What is Tim getting from this, aside from being made to feel like a dirty little secret?
You could tell on Fellow Travelers Season 1 Episode 2 that Tim was about done with Hawk’s manipulation, but what keeps him returning to this man for the next 30 years?
Frankie: I don’t mean to sound like a prima donna, but where am I?
Marcus: I know.
Frankie: The bouncer called us fags. You forget that?
Marcus: Frankie… That’s not a fight I can win right now. No editor would run that story. I’ll always be a colored man first. It’s all folks see.
Frankie: When I was a kid, no one noticed me. Which was a good thing, because when they noticed me, it was with a curse, or a smack or a shove. But the first time I went full drag to a club, in a cheap Halloween wig and a borrowed poodle skirt… people noticed. They looked at me.
Marcus: I’m lookin’ at you.
Unfortunately, choosing who you love is complex; sometimes, you fall harder for someone than they do for you.
But Tim wants a relationship with Hawk free of strings and sneaking around.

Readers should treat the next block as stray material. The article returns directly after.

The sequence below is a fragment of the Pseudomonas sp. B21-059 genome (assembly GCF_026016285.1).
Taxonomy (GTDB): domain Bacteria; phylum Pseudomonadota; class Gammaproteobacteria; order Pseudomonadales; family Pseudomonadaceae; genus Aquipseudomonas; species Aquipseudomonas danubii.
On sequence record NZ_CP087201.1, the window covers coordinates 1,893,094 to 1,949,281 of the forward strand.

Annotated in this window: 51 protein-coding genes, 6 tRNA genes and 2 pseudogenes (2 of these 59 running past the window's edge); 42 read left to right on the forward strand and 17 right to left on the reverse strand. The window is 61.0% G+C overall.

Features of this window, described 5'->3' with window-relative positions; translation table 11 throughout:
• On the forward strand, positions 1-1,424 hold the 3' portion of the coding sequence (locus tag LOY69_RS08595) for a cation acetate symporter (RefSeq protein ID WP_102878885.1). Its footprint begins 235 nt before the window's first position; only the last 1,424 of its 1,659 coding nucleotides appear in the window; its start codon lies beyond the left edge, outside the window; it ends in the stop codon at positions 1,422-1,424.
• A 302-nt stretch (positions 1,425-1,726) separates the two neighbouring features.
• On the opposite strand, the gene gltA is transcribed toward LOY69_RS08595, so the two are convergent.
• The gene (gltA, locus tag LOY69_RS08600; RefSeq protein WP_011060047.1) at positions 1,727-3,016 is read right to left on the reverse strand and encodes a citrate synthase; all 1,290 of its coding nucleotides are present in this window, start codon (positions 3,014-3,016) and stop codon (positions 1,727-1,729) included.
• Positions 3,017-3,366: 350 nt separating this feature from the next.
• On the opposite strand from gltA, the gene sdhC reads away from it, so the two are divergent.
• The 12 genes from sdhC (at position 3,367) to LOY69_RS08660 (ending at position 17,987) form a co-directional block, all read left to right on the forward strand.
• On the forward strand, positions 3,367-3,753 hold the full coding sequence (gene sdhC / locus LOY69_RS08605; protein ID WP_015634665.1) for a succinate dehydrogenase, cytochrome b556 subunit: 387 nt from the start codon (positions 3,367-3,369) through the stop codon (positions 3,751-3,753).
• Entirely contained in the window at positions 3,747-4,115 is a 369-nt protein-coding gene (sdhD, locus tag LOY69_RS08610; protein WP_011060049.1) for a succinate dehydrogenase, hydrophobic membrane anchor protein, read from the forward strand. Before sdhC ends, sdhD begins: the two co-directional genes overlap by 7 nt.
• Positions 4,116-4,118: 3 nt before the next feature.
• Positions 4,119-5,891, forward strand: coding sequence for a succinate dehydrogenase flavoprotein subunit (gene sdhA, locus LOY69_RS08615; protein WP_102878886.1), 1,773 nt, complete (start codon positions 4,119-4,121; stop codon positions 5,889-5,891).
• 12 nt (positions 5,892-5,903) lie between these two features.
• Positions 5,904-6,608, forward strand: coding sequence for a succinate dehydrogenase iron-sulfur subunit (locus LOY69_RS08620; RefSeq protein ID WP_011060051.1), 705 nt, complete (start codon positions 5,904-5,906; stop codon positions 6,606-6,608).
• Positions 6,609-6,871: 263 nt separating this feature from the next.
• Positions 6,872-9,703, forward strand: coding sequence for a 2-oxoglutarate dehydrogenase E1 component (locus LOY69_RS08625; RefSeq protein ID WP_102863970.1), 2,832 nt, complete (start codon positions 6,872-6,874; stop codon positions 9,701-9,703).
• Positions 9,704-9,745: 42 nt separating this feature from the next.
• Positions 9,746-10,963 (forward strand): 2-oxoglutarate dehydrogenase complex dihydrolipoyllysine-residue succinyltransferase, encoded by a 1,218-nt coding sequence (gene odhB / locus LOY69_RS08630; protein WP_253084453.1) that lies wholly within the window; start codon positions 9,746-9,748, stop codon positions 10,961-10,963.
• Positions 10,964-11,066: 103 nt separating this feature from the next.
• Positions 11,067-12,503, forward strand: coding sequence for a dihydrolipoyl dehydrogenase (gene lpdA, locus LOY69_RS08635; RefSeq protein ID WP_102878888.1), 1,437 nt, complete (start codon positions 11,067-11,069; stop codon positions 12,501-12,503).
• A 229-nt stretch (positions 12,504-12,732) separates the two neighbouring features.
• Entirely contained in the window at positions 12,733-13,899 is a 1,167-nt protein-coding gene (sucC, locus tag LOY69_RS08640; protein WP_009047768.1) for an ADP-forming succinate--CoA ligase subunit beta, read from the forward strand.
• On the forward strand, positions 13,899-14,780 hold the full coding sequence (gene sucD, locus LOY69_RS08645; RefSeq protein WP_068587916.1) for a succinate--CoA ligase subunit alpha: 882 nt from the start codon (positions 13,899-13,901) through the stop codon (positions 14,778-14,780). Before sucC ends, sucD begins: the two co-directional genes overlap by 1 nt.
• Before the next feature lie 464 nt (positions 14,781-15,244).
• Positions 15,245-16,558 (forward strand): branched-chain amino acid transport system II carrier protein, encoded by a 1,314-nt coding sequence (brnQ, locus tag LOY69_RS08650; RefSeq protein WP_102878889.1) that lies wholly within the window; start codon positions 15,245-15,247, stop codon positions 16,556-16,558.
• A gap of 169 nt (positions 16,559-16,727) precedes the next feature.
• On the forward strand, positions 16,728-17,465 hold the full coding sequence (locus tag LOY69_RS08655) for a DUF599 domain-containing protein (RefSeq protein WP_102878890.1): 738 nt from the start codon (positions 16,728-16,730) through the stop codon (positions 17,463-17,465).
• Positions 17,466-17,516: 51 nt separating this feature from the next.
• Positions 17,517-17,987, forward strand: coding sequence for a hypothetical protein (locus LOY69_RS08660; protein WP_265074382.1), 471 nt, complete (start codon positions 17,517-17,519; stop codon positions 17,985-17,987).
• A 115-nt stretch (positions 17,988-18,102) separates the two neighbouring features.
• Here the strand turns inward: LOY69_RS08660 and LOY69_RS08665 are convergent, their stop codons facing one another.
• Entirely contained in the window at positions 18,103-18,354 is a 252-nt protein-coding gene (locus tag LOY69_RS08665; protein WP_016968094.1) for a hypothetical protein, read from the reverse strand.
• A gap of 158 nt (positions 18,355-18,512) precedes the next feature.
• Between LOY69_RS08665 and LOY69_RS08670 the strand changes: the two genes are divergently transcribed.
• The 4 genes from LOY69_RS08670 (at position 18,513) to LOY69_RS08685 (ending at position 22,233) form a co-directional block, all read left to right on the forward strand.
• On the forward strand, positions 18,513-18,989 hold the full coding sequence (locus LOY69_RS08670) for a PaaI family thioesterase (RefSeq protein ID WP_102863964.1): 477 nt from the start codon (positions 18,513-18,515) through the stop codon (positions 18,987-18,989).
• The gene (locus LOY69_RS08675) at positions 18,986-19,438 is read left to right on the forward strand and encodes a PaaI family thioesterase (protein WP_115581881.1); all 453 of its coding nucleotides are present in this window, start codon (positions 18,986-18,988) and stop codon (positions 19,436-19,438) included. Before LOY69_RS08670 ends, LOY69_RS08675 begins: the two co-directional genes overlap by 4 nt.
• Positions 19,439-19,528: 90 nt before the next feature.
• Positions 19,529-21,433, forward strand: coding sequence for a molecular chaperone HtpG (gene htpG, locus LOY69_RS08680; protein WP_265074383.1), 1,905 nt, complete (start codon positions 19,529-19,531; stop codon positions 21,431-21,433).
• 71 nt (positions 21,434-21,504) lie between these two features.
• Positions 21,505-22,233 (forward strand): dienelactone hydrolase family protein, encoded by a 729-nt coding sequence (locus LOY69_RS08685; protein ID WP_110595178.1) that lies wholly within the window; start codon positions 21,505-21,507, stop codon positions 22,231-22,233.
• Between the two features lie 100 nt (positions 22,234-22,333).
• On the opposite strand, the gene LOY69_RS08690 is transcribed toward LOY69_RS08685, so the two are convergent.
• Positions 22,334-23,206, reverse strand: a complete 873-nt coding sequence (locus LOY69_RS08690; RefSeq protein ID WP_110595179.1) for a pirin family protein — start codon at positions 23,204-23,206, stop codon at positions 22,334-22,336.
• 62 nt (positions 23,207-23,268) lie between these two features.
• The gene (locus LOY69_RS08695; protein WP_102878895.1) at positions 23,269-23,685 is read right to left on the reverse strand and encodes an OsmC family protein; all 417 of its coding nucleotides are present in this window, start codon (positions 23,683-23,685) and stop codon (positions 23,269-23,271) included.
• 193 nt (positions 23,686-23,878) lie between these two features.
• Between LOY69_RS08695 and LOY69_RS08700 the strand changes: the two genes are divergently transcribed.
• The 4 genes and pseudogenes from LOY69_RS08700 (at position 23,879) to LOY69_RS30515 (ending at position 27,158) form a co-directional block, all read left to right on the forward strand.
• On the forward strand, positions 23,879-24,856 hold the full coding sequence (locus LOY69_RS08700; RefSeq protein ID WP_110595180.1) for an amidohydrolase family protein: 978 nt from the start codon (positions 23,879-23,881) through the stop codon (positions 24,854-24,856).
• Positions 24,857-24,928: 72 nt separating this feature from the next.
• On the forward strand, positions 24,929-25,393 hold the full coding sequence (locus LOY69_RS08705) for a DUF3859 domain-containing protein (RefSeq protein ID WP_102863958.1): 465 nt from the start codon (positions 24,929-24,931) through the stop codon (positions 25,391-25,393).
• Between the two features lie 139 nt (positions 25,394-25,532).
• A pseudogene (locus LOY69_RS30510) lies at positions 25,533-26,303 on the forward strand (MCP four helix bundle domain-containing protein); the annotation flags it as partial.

At that point in their relationship, it seems impossible because of the lack of tolerance towards the LGBTQ community.
My best theory is that there will come a point when it will be a possibility, and Hawk will put all of his attention on Lucy, starting a family, and leaving the U.S.
He’s been vocal about leaving the country and not returning if he’s called back, but in the 1980s timeline, Lucy’s his wife, and they have two kids.
Does he plan on going to Milan and leading a double life?
It’s unclear whether his priorities have changed over the years, but there was a specific look Tim shot at him when he talked about Milan, almost as though he was recalling their conversation from 30 years before.
Senator McCarthy’s war on the LGBTQ community will undoubtedly lead to big changes in Washington, D.C., that will make it more difficult for Tim, Hawk, and the people in their inner circle.